Data_Sheet_3_Depth-Dependent Environmental Drivers of Microbial Plankton Community Structure in the Northern Gulf of Mexico.pdf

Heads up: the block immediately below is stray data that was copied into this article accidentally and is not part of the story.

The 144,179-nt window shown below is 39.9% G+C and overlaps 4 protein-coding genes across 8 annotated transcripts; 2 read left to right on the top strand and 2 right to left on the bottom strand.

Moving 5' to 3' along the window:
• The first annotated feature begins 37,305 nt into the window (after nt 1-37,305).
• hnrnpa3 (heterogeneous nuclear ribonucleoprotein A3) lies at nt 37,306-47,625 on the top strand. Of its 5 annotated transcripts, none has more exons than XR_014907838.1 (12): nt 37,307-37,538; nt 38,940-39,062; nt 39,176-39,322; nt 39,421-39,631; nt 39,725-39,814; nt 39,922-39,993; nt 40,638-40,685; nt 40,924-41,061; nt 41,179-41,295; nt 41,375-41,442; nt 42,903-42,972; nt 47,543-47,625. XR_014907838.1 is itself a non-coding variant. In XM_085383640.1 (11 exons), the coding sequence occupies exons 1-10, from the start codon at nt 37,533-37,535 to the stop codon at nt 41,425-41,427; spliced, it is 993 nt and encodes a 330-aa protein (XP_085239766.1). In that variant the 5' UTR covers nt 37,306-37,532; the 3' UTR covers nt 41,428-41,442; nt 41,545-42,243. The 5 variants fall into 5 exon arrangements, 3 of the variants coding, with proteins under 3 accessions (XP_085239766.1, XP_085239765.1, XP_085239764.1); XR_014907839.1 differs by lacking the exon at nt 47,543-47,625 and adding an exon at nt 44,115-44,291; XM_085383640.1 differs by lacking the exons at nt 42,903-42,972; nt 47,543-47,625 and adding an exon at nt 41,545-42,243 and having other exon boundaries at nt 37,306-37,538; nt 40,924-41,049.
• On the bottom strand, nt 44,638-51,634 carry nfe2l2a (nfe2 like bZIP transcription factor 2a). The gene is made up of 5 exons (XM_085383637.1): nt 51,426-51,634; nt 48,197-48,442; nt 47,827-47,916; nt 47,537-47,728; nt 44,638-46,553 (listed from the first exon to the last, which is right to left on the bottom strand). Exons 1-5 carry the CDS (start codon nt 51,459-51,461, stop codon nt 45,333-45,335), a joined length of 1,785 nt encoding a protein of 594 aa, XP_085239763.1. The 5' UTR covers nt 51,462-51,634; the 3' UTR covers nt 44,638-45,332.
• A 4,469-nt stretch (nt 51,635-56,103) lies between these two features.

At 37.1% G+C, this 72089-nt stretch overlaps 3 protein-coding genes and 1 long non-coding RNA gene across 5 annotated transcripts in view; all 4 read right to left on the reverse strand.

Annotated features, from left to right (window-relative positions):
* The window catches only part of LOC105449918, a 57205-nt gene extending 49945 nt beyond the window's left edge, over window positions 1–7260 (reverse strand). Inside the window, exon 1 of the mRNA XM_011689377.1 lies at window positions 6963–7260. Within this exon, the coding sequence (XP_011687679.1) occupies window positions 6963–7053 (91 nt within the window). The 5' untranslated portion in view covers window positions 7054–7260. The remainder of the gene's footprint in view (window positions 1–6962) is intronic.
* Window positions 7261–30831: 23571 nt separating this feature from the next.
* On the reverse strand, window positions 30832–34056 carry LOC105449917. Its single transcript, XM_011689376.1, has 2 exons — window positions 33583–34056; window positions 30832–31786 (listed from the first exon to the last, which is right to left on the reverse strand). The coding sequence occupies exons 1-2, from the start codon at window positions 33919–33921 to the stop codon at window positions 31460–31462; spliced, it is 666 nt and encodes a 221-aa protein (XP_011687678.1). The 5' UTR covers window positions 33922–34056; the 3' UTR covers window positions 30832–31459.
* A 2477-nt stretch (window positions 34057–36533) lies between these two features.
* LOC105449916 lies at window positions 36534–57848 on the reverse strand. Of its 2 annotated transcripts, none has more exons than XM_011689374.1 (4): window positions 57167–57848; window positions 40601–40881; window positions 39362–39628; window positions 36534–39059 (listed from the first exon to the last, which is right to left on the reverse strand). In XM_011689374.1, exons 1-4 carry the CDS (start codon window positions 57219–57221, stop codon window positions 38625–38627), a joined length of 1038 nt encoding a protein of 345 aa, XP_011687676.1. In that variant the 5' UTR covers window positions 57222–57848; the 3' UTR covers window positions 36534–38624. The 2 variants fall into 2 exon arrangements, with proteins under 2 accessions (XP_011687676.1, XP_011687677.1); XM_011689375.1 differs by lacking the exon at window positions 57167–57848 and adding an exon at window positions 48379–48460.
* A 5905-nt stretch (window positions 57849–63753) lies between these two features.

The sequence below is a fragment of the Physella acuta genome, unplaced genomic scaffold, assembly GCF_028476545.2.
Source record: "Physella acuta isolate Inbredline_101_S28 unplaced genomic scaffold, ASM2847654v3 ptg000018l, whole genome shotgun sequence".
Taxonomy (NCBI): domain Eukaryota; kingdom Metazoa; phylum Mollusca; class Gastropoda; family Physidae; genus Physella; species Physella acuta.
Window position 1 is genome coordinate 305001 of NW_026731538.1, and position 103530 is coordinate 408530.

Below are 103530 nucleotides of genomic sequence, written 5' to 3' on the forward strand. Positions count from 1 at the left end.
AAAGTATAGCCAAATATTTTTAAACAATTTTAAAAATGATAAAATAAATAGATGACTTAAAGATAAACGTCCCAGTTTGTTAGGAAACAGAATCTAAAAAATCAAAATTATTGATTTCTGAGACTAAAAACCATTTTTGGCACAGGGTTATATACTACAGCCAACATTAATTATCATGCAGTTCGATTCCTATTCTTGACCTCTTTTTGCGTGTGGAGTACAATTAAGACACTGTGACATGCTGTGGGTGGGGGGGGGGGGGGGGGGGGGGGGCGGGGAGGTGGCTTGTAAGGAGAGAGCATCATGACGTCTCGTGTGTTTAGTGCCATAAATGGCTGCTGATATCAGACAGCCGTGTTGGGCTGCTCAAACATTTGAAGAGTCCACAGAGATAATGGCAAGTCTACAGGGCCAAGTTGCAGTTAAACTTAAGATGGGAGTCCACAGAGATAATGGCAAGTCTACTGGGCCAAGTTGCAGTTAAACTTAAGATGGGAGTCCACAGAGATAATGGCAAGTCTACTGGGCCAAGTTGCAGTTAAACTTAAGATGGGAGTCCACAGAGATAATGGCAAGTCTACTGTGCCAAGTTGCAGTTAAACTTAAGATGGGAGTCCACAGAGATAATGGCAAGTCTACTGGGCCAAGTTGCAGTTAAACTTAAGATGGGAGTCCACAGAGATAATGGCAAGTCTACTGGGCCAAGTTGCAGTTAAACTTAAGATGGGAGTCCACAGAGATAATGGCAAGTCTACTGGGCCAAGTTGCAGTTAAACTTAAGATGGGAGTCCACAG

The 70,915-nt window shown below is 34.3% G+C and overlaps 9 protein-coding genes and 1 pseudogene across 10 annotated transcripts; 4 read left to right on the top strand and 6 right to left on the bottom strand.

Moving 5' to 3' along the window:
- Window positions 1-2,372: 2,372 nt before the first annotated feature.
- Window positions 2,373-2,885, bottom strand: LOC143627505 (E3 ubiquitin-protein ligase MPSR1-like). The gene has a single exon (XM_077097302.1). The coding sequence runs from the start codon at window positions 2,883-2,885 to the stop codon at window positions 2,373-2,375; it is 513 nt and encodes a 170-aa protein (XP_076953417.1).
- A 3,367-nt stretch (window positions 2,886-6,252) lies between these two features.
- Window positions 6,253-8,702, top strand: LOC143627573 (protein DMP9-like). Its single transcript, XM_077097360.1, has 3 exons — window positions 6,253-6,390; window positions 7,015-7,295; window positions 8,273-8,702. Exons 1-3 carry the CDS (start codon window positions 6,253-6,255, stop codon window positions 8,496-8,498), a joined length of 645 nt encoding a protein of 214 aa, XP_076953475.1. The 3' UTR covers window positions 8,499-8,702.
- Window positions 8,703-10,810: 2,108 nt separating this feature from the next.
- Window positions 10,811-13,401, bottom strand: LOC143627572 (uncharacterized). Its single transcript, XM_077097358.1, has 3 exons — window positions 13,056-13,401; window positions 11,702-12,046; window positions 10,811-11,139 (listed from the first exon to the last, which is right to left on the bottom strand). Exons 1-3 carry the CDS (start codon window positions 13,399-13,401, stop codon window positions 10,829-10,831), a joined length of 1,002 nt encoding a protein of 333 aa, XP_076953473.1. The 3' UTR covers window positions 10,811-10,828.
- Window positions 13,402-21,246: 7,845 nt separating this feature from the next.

The Gulf of Mexico (GoM) is a dynamic marine ecosystem influenced by multiple natural and anthropogenic processes and inputs, such as the intrusion of warm oligotrophic water via the Loop Current, freshwater and nutrient input by the Mississippi River, and hydrocarbon inputs via natural seeps and industrial spills. Microbial plankton communities are important to pelagic food webs including in the GoM but understanding the drivers of the natural dynamics of these passively distributed microorganisms can be challenging in such a large and heterogeneous system. As part of the DEEPEND consortium, we applied high throughput 16S rRNA sequencing to investigate the spatial and temporal dynamics of pelagic microbial plankton related to several environmental conditions during two offshore cruises in 2015. Our results show dramatic community shifts across depths, especially between photic and aphotic zones. Though we only have two time points within a single year, observed temporal shifts in microbial plankton communities were restricted to the seasonally influenced epipelagic zone (0–200 m), and appear mainly driven by changes in temperature. Environmental selection in microbial plankton communities was depth-specific, with variables such as turbidity, salinity, and abundance of photosynthetic taxa strongly correlating with community structure in the epipelagic zone, while variables such as oxygen and specific nutrient concentrations were correlated with community structure at deeper depths.